The American economy is in the crapper. It has been since 2007-that's when the recession officially began. That was almost five years ago, and it is turning back only very, very slowly. The wealthy have done very well during these five years, but the middle and working classes have done terribly. The average male salary has gone down every year since 1973. That is nearly forty years  the standard of living for middle class Americans has been going down. But this year, the spending on Christmas is up beyond any expectations. Not only does the spending appear to be going up, people are using credit cards. Not bank debit cards, credit cards. Too much spending on credit was one of the problems that started our whole downward spiral! And there are, once again, multiple stories of violence as shoppers rush through stores to get their best possible deals on the things they "need" the most. So, despite my feelings about the adopted reason for this celebratory season, I am reminded once again of my distaste for the hypocrisy that surrounds Christmas. While Bill O'Reilly is shrieking about the so-called "War on Christmas," and people are macing each other to get the best sale merchandise, I would only say that I am not ashamed or embarrassed at all to say to anyone, "Happy Holidays." And for all of you who find that offensive, consider its root; basically I'm telling you, Happy Holy Days." It isn't about Christmas, which even Christian scholars say is not Jesus' real birthday, it is about acknowledging that for all of the time that humans have lived cooperatively together, the time of year in which the sun finally begins to stay out longer has been considered holy.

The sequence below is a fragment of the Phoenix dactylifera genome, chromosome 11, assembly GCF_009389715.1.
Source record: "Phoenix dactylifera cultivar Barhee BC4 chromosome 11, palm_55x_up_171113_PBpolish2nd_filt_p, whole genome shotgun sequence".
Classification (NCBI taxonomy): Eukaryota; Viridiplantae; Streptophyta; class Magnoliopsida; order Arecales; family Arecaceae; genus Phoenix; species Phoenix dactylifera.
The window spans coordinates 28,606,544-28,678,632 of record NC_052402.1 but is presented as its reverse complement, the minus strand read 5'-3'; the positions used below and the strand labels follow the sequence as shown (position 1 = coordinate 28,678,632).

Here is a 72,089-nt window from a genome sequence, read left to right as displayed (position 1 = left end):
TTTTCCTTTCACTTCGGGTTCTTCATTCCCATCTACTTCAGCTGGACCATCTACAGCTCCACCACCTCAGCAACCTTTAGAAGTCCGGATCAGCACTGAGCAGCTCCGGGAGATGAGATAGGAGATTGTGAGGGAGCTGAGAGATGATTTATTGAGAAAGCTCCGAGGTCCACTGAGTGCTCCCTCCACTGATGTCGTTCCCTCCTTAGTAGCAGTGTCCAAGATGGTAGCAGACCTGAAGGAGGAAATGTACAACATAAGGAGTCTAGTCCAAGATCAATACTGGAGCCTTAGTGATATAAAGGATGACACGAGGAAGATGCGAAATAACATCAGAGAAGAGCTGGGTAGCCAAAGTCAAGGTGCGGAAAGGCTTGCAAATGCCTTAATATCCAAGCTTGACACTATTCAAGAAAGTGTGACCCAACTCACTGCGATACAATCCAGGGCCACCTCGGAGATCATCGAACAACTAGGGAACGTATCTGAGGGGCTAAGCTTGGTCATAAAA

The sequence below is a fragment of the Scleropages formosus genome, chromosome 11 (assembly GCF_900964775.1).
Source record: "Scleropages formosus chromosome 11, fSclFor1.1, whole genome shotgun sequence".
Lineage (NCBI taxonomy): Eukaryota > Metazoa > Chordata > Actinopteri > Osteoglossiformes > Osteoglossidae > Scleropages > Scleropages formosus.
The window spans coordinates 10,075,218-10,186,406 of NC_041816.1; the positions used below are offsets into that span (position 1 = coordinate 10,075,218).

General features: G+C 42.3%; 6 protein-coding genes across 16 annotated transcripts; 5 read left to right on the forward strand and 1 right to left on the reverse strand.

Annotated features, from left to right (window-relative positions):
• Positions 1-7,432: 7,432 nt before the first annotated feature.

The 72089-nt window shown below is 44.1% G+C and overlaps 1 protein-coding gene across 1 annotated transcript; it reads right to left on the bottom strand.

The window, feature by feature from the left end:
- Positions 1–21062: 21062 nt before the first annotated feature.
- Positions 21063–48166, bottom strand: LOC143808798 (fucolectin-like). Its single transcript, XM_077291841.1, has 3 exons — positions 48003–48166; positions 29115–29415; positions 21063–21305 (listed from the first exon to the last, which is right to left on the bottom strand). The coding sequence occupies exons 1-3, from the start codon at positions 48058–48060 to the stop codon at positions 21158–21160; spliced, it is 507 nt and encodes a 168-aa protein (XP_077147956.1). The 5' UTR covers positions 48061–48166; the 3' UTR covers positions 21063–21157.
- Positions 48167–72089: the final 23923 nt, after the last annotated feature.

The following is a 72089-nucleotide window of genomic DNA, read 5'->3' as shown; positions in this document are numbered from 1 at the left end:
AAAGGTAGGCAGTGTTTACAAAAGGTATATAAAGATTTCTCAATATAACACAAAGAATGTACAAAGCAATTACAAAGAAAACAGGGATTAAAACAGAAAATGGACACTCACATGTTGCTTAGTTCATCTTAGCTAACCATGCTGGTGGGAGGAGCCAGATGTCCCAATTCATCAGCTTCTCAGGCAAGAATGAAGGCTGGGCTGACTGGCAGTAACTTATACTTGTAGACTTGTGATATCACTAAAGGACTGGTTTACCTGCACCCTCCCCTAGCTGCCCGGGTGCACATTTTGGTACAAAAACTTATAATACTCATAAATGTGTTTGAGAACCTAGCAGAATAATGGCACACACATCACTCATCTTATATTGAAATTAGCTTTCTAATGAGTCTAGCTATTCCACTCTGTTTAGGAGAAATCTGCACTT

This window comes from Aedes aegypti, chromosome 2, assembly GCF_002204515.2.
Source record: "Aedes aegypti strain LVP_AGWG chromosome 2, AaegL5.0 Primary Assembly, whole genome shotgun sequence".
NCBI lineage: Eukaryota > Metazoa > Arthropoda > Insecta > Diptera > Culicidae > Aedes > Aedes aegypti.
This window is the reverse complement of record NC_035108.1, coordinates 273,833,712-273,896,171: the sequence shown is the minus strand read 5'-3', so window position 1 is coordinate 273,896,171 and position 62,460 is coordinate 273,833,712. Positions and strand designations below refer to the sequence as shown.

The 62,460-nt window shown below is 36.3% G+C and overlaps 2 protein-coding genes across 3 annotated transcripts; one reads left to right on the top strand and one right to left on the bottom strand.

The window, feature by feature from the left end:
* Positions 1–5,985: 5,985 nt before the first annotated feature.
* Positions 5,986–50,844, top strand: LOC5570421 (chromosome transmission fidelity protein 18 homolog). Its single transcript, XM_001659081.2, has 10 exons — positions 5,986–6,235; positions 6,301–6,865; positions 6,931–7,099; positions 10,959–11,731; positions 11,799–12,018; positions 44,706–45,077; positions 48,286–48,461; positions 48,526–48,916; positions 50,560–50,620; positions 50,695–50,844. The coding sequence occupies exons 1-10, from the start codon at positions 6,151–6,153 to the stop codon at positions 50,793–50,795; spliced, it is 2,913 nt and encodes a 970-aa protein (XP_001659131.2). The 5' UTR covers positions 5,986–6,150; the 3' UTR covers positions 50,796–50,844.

No comments: